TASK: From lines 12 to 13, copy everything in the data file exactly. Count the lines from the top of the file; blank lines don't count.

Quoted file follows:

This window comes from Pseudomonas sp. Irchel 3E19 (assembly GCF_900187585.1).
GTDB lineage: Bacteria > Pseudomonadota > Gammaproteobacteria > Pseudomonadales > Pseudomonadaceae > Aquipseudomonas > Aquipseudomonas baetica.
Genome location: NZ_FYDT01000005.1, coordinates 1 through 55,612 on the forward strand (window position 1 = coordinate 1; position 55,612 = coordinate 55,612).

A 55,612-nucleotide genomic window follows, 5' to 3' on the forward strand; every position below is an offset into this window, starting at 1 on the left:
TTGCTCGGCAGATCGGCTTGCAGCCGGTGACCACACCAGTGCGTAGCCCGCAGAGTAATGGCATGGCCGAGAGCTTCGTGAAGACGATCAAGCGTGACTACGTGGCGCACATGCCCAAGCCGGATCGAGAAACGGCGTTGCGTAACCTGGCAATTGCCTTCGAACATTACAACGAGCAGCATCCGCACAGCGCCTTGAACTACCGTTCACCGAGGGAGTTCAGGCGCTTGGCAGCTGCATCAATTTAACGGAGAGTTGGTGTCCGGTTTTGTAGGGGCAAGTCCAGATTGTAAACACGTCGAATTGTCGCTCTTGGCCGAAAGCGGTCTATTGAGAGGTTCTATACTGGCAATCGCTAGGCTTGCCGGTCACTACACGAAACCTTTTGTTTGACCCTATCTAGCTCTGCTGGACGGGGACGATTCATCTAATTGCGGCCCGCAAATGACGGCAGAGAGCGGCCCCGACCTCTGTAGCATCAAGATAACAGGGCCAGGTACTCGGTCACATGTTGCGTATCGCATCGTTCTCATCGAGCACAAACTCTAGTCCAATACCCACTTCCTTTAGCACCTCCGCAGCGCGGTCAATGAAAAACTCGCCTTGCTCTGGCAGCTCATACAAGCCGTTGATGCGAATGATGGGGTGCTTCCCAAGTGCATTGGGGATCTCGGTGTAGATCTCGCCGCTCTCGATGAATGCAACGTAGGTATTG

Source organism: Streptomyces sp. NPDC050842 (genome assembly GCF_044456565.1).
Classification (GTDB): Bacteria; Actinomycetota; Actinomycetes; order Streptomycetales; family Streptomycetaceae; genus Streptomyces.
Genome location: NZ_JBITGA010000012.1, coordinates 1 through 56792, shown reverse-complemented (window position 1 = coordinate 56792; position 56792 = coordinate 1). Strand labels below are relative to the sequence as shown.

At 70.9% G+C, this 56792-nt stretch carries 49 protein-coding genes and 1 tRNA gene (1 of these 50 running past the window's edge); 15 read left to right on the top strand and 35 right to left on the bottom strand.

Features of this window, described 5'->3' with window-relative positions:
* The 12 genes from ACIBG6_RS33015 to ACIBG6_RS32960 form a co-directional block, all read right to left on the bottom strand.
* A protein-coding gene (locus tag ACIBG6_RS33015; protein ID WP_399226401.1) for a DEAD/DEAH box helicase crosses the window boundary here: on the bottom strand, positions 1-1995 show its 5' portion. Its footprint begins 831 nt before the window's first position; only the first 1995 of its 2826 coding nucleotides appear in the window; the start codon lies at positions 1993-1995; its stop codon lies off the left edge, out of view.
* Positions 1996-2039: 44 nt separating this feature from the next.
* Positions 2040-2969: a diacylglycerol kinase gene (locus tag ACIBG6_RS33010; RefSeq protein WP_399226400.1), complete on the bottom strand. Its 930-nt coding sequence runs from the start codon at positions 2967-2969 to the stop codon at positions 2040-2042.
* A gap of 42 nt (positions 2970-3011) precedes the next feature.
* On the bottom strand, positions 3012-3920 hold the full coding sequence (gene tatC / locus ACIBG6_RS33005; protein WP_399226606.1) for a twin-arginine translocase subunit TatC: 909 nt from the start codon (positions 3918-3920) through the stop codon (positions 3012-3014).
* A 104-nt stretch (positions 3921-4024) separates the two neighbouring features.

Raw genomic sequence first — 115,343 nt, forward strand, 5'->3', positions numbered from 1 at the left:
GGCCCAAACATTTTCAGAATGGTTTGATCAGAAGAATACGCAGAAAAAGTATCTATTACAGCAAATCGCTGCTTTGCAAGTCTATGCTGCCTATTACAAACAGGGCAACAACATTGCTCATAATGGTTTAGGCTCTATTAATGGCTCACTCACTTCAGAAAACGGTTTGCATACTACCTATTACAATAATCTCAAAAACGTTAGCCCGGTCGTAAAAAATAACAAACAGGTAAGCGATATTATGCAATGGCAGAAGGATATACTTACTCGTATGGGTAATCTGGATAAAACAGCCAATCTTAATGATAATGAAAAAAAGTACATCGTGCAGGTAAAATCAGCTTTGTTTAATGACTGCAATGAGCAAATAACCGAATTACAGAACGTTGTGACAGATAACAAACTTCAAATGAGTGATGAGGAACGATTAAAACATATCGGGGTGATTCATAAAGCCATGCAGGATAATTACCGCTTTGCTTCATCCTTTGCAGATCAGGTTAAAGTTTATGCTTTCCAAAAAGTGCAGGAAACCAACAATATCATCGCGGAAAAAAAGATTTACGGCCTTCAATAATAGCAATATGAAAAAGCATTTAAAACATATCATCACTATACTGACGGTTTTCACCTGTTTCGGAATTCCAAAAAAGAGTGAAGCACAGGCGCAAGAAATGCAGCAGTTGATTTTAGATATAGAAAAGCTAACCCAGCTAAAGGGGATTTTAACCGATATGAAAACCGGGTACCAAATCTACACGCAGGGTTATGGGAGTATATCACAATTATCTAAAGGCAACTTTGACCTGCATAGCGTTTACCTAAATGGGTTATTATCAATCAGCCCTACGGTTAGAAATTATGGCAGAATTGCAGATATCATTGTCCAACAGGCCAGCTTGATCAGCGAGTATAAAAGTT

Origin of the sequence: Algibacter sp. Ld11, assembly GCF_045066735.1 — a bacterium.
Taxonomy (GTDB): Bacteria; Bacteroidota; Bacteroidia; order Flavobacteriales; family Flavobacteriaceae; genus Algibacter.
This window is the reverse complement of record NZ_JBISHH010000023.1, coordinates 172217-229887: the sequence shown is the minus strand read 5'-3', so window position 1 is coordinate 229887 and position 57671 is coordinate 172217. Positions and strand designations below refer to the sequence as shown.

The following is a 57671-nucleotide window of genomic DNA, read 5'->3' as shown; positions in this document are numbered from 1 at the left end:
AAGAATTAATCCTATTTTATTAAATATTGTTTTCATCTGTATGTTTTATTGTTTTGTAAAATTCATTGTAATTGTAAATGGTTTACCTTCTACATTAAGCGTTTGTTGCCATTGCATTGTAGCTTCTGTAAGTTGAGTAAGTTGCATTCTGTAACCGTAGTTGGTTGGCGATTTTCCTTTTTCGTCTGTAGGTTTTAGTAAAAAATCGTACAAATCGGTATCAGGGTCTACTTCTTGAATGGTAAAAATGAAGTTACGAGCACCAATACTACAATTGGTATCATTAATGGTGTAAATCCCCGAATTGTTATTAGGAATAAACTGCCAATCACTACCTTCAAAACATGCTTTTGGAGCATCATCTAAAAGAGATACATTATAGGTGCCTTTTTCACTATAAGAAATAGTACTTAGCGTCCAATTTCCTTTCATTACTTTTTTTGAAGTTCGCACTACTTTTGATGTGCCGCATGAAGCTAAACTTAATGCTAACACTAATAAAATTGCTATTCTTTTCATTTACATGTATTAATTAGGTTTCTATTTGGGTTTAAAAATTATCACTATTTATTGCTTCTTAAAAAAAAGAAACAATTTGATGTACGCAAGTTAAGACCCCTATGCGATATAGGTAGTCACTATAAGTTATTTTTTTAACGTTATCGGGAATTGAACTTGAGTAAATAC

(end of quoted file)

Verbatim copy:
* A protein-coding gene (locus tag ACIBG6_RS33015; protein ID WP_399226401.1) for a DEAD/DEAH box helicase crosses the window boundary here: on the bottom strand, positions 1-1995 show its 5' portion. Its footprint begins 831 nt before the window's first position; only the first 1995 of its 2826 coding nucleotides appear in the window; the start codon lies at positions 1993-1995; its stop codon lies off the left edge, out of view.
* Positions 1996-2039: 44 nt separating this feature from the next.